Image of Congress Strengthens Whistleblower Protections for Employees of Government Contractors and Grantees

Congress Strengthens Whistleblower Protections for Employees of Government Contractors and Grantees

Enhanced Whistleblower Protections for Employees of Federal Contractors and Grantees

On December 5, 2016, Congress enacted S. 795, which permanently extends legal protections to employees of federal contractors, subcontractors, grantees, and others employed by entities that receive federal funds who report waste, fraud, or abuse involving federal funds.  It would also extend these protections to personal services contractors working on both defense and civilian grant programs.

If you have suffered retaliation for whistleblowing, click here or call our leading whistleblower lawyers at 202-262-8959 to schedule a free confidential consultation. 

To learn more about the NDAA whistleblower protection law, see our Practical Law Practice Note: “Whistleblower Protections Under the National Defense Authorization Act.”

Defense Contractor Whistleblower Protection Act

The National Defense Authorization Act for Fiscal Year 2013 (NDAA) established a four-year pilot program that prohibits employees of a “contractor, subcontractor, or grantee” from being retaliated against for blowing the whistle on:

  • gross mismanagement of a Federal contract or grant;
  • a gross waste of Federal funds;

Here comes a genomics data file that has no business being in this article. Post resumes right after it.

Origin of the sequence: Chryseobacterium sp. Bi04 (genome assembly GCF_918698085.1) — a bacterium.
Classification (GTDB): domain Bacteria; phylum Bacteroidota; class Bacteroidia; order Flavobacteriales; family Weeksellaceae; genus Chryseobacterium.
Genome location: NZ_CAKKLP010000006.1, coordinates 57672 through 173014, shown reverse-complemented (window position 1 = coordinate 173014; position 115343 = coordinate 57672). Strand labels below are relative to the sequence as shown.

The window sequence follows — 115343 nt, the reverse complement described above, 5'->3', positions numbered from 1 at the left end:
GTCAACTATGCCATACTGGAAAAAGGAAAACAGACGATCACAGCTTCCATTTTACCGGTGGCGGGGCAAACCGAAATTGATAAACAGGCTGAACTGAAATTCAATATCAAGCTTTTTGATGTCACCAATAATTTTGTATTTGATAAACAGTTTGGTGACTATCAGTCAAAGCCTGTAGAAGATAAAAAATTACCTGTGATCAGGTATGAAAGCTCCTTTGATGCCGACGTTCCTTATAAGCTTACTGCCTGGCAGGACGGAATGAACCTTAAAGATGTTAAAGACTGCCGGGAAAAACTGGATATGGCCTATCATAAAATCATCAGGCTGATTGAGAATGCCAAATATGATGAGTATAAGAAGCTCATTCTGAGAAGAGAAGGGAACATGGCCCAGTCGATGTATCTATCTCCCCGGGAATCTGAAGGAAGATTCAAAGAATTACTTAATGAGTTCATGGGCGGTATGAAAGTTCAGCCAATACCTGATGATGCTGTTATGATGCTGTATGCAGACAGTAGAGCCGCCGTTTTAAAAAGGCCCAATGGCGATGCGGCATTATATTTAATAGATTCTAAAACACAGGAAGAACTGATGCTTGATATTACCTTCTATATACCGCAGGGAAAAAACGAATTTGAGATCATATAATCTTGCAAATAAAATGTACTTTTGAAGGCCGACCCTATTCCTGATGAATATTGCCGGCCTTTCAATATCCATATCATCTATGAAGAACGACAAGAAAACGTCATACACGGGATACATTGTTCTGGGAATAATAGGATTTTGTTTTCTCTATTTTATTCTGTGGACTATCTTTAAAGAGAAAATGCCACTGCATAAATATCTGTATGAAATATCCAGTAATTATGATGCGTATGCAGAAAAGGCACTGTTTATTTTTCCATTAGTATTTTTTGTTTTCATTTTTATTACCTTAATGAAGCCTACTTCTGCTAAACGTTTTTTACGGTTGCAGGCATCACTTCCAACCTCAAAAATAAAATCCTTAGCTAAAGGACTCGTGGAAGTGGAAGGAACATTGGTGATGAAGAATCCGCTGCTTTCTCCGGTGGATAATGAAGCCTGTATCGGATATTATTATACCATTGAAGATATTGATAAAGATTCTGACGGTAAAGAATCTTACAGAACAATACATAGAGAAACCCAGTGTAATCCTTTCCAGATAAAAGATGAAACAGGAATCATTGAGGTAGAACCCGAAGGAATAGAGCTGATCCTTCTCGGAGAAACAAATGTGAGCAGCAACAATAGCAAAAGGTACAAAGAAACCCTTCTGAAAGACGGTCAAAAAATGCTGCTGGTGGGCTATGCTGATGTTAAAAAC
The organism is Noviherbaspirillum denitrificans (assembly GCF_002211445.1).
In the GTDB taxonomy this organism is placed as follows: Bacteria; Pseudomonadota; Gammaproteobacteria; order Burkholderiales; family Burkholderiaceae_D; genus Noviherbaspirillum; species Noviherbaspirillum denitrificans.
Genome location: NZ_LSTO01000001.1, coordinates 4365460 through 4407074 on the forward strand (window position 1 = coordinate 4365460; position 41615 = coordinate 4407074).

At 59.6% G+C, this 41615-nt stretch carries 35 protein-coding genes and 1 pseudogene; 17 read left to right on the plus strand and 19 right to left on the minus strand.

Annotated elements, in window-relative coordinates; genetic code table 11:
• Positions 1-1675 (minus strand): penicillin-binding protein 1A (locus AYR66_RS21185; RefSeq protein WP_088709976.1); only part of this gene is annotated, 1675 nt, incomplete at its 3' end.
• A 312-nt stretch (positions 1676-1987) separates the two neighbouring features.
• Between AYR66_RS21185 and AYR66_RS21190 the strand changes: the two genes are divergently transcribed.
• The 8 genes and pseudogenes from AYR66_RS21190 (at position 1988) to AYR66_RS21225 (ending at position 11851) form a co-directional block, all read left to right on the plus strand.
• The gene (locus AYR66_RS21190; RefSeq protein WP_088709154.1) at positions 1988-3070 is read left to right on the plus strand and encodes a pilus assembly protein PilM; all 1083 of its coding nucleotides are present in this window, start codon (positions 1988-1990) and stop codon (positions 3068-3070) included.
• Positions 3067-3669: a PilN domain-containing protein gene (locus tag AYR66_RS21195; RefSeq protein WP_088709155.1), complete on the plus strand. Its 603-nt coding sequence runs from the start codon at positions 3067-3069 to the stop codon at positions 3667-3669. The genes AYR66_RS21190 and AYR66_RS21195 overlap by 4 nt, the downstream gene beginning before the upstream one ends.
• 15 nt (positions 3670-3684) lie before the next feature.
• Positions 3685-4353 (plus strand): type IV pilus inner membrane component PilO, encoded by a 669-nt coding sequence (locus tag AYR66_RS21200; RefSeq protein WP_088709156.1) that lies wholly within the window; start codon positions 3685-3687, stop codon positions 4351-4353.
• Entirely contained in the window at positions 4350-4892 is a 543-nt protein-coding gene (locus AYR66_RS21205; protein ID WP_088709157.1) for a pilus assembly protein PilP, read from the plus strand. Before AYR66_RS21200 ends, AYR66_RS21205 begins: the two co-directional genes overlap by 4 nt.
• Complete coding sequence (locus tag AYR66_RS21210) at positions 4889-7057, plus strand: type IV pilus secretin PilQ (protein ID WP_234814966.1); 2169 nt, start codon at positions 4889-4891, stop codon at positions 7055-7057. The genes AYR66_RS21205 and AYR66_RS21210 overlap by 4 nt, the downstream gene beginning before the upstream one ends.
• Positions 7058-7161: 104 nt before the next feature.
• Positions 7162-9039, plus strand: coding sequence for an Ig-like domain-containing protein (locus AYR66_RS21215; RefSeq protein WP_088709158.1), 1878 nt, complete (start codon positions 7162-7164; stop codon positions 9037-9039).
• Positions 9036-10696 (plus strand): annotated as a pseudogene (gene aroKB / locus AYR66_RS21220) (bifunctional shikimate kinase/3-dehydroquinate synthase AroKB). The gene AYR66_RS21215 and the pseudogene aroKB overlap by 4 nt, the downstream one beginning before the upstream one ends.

• an abuse of authority  relating to a Federal contract or grant; or
  • a substantial and specific danger to public health or safety, or a violation of law, rule, or regulation related to a Federal contract.

To be protected, the disclosure must be made to a Member of Congress or Congressional committee, an Inspector General, the GAO, a federal employee responsible for contract or grant oversight or management at the relevant agency, an authorized official of DOJ or other law enforcement agency, a court or grand jury or a management official or other employee of the contractor or subcontractor who has the responsibility to investigate, discover, or address misconduct.

The burden of proof and causation standard in NDAA whistleblower cases are very favorable to whistleblowers.  The complainant prevails merely by demonstrating that the protected disclosure was a contributing factor in the personnel action, which can be met by showing knowledge and temporal proximity. Remedies include reinstatement, back pay, uncapped compensatory damages (emotional distress damages) and attorney fees and costs.

Unlike the four-year program for civilian contracts, the rights of whistleblowers working on Federal defense contracts are not time-limited.  S. 795 makes this critical whistleblower protection for employees working on civilian contracts permanent.

Purpose of NDAA Whistleblower Protection Law